Not so the Army Corps of Engineers. Mired in bureaucratic inertia, the government was slow to alter its bid processes, forcing contractors to revert to the older model of estimating and earthmoving techniques.
That meant that for a typical job at Fort Carson, only a few out-of-state contractors who specialize in catering to quirky government regulations would bother to bid. Local contractors weren’t competitive. By requiring that bidders use obsolete technology, the government had simply closed off the process to the most efficient providers.
It was as if the government, in putting out an RFP for a new phone system, had specified rotary-dial telephones.
Enter Maj. Joel Cross at the Corps of Engineers, who after being contacted by local earthmoving contractors, managed to change things. By the time earthmoving bids were due for the BCT-H complex at Fort Carson, electronic plan specifications were available to contractors. And, sure enough, a local contractor got the job.
So what does that prove? Only this: in an age where extensive regulation is an inevitable part of business, the need for close, cordial and productive contacts between regulators and those that they regulate is imperative.
Mid-level government employees, like Cross, who are close enough to a regulatory situation to understand the actual, as opposed to theoretical, impacts of regulation need to have the power to make appropriate changes, without years of delay.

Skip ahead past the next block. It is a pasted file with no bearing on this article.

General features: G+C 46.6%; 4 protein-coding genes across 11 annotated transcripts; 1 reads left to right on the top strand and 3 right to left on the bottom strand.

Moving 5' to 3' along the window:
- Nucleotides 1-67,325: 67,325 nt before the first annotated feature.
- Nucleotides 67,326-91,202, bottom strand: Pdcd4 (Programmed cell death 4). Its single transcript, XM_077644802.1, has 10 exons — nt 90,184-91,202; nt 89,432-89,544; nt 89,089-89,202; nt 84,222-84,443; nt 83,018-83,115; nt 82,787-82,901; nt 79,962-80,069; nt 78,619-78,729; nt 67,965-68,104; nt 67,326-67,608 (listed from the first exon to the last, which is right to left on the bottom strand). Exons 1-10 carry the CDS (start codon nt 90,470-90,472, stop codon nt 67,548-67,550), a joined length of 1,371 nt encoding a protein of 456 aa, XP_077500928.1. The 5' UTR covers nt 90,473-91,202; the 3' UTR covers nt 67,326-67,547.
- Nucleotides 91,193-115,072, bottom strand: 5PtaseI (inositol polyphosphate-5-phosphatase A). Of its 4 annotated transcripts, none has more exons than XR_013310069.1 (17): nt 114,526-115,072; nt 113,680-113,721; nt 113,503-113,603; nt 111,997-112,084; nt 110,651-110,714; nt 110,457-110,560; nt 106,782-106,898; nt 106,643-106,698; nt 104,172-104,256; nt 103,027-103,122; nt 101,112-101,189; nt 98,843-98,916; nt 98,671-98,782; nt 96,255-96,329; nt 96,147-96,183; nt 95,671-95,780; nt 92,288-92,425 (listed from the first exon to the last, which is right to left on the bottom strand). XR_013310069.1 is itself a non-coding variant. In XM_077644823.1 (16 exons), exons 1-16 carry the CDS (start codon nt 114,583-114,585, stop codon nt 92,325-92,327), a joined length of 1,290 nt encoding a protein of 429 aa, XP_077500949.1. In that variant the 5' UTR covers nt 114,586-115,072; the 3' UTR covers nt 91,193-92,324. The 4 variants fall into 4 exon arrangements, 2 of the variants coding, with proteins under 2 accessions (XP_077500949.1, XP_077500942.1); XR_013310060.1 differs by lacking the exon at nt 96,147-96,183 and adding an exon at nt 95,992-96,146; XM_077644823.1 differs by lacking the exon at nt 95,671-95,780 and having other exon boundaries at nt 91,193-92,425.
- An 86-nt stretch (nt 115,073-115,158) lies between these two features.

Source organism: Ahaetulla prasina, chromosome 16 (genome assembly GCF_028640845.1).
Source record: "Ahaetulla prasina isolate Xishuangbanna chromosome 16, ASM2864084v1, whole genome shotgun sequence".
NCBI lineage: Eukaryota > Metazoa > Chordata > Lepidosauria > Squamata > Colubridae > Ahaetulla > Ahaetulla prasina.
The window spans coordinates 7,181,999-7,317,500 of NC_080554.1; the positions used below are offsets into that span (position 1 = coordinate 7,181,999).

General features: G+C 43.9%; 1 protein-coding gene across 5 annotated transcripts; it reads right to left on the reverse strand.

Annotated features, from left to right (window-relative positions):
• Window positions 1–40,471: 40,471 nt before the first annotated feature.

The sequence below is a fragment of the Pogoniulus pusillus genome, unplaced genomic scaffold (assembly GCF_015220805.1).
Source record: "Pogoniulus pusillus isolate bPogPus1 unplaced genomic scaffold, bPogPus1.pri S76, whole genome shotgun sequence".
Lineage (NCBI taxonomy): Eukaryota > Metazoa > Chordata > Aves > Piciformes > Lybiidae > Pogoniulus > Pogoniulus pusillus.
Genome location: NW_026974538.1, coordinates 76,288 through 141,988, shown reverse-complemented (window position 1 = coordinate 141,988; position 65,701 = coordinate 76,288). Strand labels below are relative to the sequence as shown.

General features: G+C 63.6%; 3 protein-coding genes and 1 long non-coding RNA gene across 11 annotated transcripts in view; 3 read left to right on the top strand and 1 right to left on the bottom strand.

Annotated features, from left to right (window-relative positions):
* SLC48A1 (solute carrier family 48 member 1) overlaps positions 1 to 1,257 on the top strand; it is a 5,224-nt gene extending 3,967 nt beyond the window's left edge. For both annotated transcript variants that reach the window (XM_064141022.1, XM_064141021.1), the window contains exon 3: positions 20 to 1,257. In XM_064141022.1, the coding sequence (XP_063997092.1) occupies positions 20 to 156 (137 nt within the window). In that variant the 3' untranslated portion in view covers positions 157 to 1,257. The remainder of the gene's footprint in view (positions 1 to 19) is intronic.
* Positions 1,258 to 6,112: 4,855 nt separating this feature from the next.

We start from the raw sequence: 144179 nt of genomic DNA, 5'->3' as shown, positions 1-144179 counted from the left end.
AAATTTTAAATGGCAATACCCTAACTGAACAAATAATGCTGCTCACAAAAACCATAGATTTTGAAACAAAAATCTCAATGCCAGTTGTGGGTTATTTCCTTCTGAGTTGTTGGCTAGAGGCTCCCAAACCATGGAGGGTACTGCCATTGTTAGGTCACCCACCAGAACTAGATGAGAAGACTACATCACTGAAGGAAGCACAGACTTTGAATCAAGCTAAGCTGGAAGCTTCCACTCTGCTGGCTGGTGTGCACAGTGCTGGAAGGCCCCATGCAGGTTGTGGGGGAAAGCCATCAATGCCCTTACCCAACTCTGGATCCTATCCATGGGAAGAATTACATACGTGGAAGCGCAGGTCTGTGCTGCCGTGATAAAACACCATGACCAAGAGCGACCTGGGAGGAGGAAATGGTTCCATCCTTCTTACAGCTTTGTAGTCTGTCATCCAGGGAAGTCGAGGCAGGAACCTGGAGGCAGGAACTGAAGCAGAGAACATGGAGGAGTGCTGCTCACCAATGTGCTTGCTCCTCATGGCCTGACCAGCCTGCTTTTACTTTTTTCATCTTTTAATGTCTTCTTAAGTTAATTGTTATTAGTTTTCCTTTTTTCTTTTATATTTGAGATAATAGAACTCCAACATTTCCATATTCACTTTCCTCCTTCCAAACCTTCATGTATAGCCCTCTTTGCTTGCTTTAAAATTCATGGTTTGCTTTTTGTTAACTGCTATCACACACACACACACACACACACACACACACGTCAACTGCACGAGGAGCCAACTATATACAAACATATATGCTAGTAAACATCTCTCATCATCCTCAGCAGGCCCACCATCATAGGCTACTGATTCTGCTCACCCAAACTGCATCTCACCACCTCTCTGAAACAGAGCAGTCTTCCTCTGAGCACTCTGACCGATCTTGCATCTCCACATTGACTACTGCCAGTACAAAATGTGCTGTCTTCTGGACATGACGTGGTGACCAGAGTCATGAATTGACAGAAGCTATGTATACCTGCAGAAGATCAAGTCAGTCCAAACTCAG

But it’s a delicate, precarious and even threatening process — one which is full of danger for the government employee who dares to use simple common sense. In the real world, common sense runs afoul of manipulative special interests and legislative busybodies.
And that’s why Jeff Dwire, whose company was the low bidder on the Fort Carson deal, is so impressed with Cross.
“What he did was really miraculous,” Dwire said. “So often, it’s just territorial protection — they sit there and protect their little fiefdoms. And you know, the city and the county still haven’t gone to electronic documents.”
Let’s imagine, for instance, a public school principal who, like Cross, would like to make some changes. Maybe she’d like to control her own budget, have hiring/firing authority, determine her own curriculum. In other words, be a real principal, not just a minor functionary.
Forget it. She can’t do any of these things, because she’s drowning in a sea of good intentions. She’s hemmed in by thousands of rules and regulations, by decades of well-meaning legislation, by the machinations of dozens of perfectly legitimate special interest groups.
Common sense will get her nowhere. To do her job as an educator, she has to fly under the radar. She needs the skills of a finalist at the World Series of Poker — guile, cunning, and the ability to win with a weak hand.
Skills, in other words, that Merrill Shoup would recognize and appreciate. I can almost hear him now …
“Johnny, you go tell Maj. Cross and that poker-playing principal of yours to go into business, run things the way they like, make some real money, and never have to listen to those bureaucrats they wouldn’t pay $300 a month …”
John Hazlehurst can be reached at John.Hazlehurst@csbj.com or 634-3223, ext 241.